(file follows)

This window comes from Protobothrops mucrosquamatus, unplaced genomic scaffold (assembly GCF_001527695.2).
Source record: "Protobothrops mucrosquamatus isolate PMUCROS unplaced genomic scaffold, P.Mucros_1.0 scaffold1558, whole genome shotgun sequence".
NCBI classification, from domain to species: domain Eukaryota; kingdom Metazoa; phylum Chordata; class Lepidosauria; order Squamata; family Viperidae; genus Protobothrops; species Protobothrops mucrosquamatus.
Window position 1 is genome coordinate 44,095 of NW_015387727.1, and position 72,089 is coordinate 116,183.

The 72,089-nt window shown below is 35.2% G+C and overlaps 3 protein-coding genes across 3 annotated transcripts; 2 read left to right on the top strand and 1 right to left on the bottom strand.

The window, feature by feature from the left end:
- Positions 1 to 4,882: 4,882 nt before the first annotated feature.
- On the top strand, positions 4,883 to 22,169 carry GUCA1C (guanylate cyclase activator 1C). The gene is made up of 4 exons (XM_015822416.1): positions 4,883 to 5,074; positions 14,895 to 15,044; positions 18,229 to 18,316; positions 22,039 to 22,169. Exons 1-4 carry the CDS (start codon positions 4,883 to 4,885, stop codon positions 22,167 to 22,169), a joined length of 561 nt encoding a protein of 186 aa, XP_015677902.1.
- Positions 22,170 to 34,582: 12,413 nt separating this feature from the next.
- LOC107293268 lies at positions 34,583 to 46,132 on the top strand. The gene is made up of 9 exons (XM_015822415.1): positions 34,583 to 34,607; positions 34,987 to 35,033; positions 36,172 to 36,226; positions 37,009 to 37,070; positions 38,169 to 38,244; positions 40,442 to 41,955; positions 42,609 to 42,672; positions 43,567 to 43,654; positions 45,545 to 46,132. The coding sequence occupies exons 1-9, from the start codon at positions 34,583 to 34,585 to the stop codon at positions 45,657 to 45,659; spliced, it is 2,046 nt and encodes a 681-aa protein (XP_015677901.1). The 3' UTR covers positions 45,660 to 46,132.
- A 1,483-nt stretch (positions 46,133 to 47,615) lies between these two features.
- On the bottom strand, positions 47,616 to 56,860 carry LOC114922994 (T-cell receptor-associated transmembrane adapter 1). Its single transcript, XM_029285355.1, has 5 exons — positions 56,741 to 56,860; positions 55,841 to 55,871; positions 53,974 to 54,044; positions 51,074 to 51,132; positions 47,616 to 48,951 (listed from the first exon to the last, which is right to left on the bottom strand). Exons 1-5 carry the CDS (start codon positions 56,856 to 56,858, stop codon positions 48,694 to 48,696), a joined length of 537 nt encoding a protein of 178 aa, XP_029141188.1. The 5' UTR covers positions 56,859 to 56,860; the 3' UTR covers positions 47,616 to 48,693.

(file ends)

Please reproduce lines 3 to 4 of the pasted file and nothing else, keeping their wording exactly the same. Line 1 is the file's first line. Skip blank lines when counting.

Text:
NCBI classification, from domain to species: domain Eukaryota; kingdom Metazoa; phylum Chordata; class Lepidosauria; order Squamata; family Viperidae; genus Protobothrops; species Protobothrops mucrosquamatus.
Window position 1 is genome coordinate 44,095 of NW_015387727.1, and position 72,089 is coordinate 116,183.